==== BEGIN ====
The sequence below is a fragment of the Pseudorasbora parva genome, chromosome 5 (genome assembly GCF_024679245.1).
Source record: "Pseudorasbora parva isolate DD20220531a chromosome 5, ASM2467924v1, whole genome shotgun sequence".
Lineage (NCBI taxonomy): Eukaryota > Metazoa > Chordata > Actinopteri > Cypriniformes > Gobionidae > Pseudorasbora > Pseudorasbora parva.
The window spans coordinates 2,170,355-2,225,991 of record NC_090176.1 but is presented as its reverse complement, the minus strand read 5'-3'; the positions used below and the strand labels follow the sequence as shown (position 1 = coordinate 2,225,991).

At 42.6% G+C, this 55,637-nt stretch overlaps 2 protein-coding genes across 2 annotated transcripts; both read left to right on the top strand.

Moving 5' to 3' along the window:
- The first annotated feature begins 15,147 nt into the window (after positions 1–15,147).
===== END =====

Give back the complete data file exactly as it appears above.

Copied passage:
The sequence below is a fragment of the Pseudorasbora parva genome, chromosome 5 (genome assembly GCF_024679245.1).
Source record: "Pseudorasbora parva isolate DD20220531a chromosome 5, ASM2467924v1, whole genome shotgun sequence".
Lineage (NCBI taxonomy): Eukaryota > Metazoa > Chordata > Actinopteri > Cypriniformes > Gobionidae > Pseudorasbora > Pseudorasbora parva.
The window spans coordinates 2,170,355-2,225,991 of record NC_090176.1 but is presented as its reverse complement, the minus strand read 5'-3'; the positions used below and the strand labels follow the sequence as shown (position 1 = coordinate 2,225,991).

At 42.6% G+C, this 55,637-nt stretch overlaps 2 protein-coding genes across 2 annotated transcripts; both read left to right on the top strand.

Moving 5' to 3' along the window:
- The first annotated feature begins 15,147 nt into the window (after positions 1–15,147).